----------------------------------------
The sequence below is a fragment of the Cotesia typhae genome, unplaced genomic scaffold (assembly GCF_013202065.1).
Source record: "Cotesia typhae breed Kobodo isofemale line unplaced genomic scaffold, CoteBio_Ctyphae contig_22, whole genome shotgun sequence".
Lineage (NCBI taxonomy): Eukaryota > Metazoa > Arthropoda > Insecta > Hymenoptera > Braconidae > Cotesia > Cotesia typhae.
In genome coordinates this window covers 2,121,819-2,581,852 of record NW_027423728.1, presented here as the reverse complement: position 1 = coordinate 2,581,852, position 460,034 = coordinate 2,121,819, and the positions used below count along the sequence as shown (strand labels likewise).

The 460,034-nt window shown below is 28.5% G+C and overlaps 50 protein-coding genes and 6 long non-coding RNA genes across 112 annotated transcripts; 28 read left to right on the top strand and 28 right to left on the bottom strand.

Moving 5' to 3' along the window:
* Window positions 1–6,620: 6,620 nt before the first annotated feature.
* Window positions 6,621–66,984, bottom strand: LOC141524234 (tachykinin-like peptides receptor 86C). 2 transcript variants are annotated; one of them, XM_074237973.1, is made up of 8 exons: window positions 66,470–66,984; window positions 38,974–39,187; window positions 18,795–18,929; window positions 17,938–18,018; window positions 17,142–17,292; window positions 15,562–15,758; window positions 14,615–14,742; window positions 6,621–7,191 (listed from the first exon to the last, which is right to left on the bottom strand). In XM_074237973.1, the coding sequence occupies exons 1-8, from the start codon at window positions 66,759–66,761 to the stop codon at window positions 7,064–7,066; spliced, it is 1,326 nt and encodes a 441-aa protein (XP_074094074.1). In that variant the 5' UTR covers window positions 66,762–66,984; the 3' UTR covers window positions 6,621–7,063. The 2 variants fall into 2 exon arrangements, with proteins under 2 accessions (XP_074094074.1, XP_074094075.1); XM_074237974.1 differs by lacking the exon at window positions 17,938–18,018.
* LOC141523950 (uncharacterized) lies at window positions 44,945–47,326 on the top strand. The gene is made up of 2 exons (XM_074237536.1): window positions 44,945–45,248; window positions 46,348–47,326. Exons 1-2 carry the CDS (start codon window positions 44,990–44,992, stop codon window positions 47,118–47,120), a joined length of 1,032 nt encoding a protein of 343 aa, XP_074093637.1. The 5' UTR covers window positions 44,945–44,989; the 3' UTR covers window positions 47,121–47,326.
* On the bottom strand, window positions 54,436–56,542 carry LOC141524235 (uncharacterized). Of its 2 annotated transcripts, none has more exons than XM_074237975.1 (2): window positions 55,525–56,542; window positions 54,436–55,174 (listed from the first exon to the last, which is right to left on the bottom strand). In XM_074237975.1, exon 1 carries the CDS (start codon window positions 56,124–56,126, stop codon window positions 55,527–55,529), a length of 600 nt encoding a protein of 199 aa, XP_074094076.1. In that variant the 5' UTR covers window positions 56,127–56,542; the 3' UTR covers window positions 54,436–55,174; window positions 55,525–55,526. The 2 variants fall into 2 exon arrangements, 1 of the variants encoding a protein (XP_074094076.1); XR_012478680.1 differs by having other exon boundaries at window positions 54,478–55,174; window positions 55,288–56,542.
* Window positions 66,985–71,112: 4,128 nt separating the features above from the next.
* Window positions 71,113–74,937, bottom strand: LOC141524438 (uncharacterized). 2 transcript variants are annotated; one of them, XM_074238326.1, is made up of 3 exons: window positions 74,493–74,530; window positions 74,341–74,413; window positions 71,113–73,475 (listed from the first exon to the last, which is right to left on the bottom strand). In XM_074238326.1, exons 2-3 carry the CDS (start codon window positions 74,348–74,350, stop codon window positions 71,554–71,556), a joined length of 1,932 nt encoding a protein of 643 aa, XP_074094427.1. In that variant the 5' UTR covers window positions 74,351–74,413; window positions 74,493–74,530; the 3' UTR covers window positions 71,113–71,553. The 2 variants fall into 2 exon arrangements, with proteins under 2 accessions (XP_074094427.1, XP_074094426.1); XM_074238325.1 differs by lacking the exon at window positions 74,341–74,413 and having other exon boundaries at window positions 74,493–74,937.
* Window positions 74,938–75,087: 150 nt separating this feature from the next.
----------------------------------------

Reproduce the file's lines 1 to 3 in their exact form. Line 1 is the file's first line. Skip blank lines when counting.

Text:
The sequence below is a fragment of the Cotesia typhae genome, unplaced genomic scaffold (assembly GCF_013202065.1).
Source record: "Cotesia typhae breed Kobodo isofemale line unplaced genomic scaffold, CoteBio_Ctyphae contig_22, whole genome shotgun sequence".
Lineage (NCBI taxonomy): Eukaryota > Metazoa > Arthropoda > Insecta > Hymenoptera > Braconidae > Cotesia > Cotesia typhae.